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Aurora Visual Observation

Visual Observing Report
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#1 SaturnRacer32

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Posted 19 May 2024 - 07:58 AM

We had a nice Aurora display a few weeks back here in Missouri, at 38 degrees Latitude.  My best visual  description is a white haze deeper than the Milky Way, with pillars and structure, and a hint of green and pink.    But visually, not even close to the pictures we took.   

 

I wanted to solicit comments to determine at what latitude do the lights visually approach our pictures?    i realize there are so many variables, and I also realize that someone will say " I saw them in Florida and there were just as good as my pictures."    However, that is probably an exception.   

 

So I'd like to here from a large number of people, who can perhaps share the following information with the group.

1) Your Latitude 

2) How many Auroras you have seen

3)  On a visual scale of 1-10, with 10 being the best,  how did you rank the visual effect as compared to the photographs taken?    I'm sure this info may vary for each aurora, ,but you may share this for each aurora.  

 

My goal is to set an expectation for the general public.    I heard from people who said they did not see it, but they only saw 'Clouds" to which i said thats it !!

 

 



#2 jiblet65

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Posted 19 May 2024 - 08:26 AM

I didn't get to see this latest display but my wife and I got to see them three different nights on the south end of Iceland. We probably would have had better views from the north but it was cloudy while we were up there. What I can tell you is visually we could see greens and blues but some photos my wife took showed red colors which we didn't see with the naked eye. That said the pictures don't do justice to the experience and my guess is the farther south you are the camera will pick up more than what you would see just looking up.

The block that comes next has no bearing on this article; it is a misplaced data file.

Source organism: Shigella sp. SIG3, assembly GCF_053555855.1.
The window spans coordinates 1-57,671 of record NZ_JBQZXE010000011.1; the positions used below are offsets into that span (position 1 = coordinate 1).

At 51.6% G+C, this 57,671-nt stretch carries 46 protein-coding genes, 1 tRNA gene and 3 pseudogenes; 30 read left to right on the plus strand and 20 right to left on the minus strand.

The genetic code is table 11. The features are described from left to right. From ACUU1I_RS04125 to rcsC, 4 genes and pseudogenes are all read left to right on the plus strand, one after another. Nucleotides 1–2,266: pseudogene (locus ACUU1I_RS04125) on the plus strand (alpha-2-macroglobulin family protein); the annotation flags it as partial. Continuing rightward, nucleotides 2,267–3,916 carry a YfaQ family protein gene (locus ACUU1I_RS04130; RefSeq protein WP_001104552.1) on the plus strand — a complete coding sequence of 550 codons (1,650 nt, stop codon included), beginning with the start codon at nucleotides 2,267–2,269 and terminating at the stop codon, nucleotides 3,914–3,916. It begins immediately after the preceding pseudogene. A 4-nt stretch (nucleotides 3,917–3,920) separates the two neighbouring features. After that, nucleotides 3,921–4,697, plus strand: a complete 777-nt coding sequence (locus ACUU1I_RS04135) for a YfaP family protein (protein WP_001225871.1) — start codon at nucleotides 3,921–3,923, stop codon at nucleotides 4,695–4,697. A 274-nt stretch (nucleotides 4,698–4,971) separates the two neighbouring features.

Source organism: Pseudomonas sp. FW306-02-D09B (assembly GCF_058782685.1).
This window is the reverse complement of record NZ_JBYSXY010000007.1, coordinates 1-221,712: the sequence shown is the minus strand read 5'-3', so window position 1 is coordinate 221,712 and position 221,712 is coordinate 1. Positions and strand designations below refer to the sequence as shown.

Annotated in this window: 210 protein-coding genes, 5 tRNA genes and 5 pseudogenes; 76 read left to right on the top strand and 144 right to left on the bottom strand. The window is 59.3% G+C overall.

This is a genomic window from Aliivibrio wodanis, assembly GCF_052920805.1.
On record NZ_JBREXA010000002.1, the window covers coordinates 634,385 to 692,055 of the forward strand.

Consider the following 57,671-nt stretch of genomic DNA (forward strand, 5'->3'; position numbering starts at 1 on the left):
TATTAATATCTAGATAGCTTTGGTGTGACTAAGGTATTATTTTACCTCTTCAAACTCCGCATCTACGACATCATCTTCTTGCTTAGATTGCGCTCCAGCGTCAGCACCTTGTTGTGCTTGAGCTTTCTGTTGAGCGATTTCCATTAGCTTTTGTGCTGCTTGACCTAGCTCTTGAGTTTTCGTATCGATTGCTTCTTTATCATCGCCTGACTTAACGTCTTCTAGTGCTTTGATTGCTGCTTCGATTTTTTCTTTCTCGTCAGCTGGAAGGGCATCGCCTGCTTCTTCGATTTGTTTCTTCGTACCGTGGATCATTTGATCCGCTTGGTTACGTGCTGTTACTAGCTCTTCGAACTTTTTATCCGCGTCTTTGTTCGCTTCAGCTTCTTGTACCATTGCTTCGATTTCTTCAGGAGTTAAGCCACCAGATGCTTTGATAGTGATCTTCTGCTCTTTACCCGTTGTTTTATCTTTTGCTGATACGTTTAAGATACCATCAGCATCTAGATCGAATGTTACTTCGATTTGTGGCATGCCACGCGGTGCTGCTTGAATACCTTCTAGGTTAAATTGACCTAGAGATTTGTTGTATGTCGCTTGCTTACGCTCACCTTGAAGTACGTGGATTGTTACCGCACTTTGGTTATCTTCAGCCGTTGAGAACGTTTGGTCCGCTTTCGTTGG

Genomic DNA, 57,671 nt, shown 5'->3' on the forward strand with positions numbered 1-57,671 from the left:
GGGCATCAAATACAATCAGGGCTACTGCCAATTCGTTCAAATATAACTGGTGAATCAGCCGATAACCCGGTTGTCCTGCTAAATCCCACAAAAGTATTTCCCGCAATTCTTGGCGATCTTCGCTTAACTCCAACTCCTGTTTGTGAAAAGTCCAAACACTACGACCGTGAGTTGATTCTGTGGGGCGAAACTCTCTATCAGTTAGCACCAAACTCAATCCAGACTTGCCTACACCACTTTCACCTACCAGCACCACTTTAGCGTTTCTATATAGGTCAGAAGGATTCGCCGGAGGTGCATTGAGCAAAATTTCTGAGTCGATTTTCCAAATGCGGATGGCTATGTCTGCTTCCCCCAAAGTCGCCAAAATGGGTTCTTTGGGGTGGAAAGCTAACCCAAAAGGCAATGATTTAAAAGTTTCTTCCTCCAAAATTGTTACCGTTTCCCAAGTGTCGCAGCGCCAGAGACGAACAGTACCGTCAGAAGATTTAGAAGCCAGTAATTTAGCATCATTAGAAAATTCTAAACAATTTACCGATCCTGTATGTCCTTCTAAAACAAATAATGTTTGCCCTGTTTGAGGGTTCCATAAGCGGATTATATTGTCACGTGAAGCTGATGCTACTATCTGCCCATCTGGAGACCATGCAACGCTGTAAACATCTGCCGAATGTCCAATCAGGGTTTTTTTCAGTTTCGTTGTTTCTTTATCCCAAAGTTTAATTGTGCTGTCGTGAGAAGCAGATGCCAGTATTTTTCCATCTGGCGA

#3 skins

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Posted 19 May 2024 - 08:52 AM

I used to live in northern Alberta (latitude 58 N)  and saw the aurora many times, but one time still lives in my memory 30 yrs later... Driving home from a job at 3AM, and it brought us to a stop in the road...because the sky had just exploded!   Tired as we were, we just sat there for probably  a 1/2 hr, just dumbstruck.  

pictures could not have done it justice because it was all about the dancing and the speed of the brilliant colors.  bright enough it was casting colored shadows on the snow covered ground.    

On a scale of 1- 10, it was a solid 20.  

 

After moving further south, I went out for a few years, hoping to see it again. What we get is the watered down version.  I dont bother any more. Im pretty sure that to see it in all its glory, you need to be closer to the source.   

 

There is a reason folks travel to alaska for just that reason.  Its soooo WORTH it!  


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#4 TayM57

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Posted 19 May 2024 - 10:56 AM

I'm at 45°N, and what I saw visually from a class 3 (gray to blue zone) site is exactly what OP saw, though my son and I saw strong hints of green closer to the horizon to the north, with varying hints of orange/red throughout the night. The orange/red hints we saw tended to be in the westerly direction, and close to zenith.